In both Rails and ASP.NET MVC, the views are automatically matched in the directory with the same name as the controller, and the file name is named by the action.

In Visual Studio it is possible to scaffold a view based on a model, just as it is in Rails. Rails is, of course, more flexible, allowing me to scaffold all or some actions at once. In Visual Studio, it is only possible to do one at a time.


In both Rails and ASP.NET MVC, a partial is a file that contains a part of a HTML file. The file is written in ASP in ASP.NET MVC and in Rails it is possible to pick the templating language of your choice. Default is ERB, but HAML is also a popular choice.

In ASP.NET MVC version 2, the preferred way is actually to use two alternate methods to generate the code. They have the advantage that they are type-safe (if that gives you pleasure) and they keep track of nesting.

(For Rubyist, the m => m.Address is not a hash key-value expression, but an anonymous function.)


A helper is similar to a partial, but it is not a template, it’s a method that generates code.
In Rails you create a helper by creating a simple method.

And so you can in ASP.NET MVC.


All in all, ASP.NET MVC with LINQ-to-SQL, is not a bad experience. Eric Meijer and friends have managed to overcome a lot of the hurdles of static typing. They also, let go of it in cases, where dynamic typing is obviously better, such as in the routing and when populating objects from forms. The lambda expressions and the type inference also removes a lot of the boilerplate common in statically typed languages.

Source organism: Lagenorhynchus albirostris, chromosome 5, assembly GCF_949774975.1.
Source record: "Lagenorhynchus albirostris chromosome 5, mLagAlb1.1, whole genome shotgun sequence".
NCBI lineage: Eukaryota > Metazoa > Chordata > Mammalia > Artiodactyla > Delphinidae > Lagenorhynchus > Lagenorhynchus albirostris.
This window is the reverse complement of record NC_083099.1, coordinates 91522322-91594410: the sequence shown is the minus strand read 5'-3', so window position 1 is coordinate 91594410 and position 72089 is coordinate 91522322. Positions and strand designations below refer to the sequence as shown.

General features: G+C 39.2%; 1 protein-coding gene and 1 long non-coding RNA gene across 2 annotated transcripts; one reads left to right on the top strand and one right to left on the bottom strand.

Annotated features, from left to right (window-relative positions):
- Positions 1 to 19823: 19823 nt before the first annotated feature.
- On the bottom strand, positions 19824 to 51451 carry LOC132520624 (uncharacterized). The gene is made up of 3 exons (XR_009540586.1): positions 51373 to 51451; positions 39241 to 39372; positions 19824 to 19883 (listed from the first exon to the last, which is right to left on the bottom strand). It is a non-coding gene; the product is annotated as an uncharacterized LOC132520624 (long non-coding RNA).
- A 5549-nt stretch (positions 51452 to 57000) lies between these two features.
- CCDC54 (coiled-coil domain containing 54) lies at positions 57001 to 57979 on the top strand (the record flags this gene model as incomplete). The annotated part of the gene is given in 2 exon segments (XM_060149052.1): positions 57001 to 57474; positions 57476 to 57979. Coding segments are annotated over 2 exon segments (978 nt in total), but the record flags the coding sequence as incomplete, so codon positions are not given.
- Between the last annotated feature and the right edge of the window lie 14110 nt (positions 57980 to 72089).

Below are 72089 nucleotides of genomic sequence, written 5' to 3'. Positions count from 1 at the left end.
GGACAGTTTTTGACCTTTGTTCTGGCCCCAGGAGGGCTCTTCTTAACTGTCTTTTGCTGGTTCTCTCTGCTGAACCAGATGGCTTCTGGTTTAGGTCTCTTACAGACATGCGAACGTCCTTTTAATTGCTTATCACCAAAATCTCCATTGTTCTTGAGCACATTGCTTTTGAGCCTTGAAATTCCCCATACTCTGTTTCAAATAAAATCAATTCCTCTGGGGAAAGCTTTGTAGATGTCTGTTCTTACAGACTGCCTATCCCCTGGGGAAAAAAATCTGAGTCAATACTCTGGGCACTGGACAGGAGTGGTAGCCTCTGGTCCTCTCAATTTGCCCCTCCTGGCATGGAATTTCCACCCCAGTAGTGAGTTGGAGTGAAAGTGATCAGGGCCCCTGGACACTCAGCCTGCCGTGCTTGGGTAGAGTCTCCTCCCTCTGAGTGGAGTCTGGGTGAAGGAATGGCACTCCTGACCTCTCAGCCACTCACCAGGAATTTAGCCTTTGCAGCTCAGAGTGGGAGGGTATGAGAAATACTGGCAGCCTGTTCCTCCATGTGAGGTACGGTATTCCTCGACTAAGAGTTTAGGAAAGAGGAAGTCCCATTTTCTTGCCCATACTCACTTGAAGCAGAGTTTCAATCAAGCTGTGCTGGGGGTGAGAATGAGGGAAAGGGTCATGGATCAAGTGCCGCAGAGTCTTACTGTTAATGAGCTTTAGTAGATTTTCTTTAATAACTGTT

Rails is of course a lot more flexible, and faster to work with. The scaffolding is faster and more flexible, the migrations are, as I said before, invaluable when it comes to move between versions.
But, if I’m thrown out of the dynamic Garden of Eden, I’d rather pick my static apples in Redmond, than in California.

This Post Has 34 Comments

  1. Really nice post! Just like to point out that MVC can also handle different templ!ting languages. Cheers!

  2. You are forgout about _patterns_, that MVC is PATTERN

  3. Brilliant post! A thorough non-zealous comparison between an M$ solution and something else. Kudos!

  4. @Fiilip
    Ok, I didn’t know that. What templating languages and how?

  5. As i see you post you come from rails background…

  6. @Florim
    Yes, I do, but I have also worked with a lot of other frameworks, like ASP.NET, Struts, Wicket, Spring MVC, and Seaside. I think ASP.NET MVC is better than most of them, except for Seaside and Rails. But these are both developed in dynamic languages, Smalltalk and Ruby.

  7. Your post is linked at the drink rails blog’s drink#42.

  8. Could you use the database project to version control the database, akin to using db migrate?

  9. Hi Anders,

    This is a great comparison of the 2 platforms. I haven’t spent a lot of time with RoR yet, but I’ve been using MVC for a while now.

    Just to mention 2 points in your article:

    1) On Migrations, it’s true that LINQ to SQL has no concept of this unfortunately, but typically in .NET apps we use Database Projects to handle database deployments and migrations. While these are not necessarily native to MVC, if you have VS 2008 Developer edition (Or VS2010) then you have an option to create a Database Project that will manage and version control all items in your database, along with automatically deploying migrations to development, staging, prod, etc.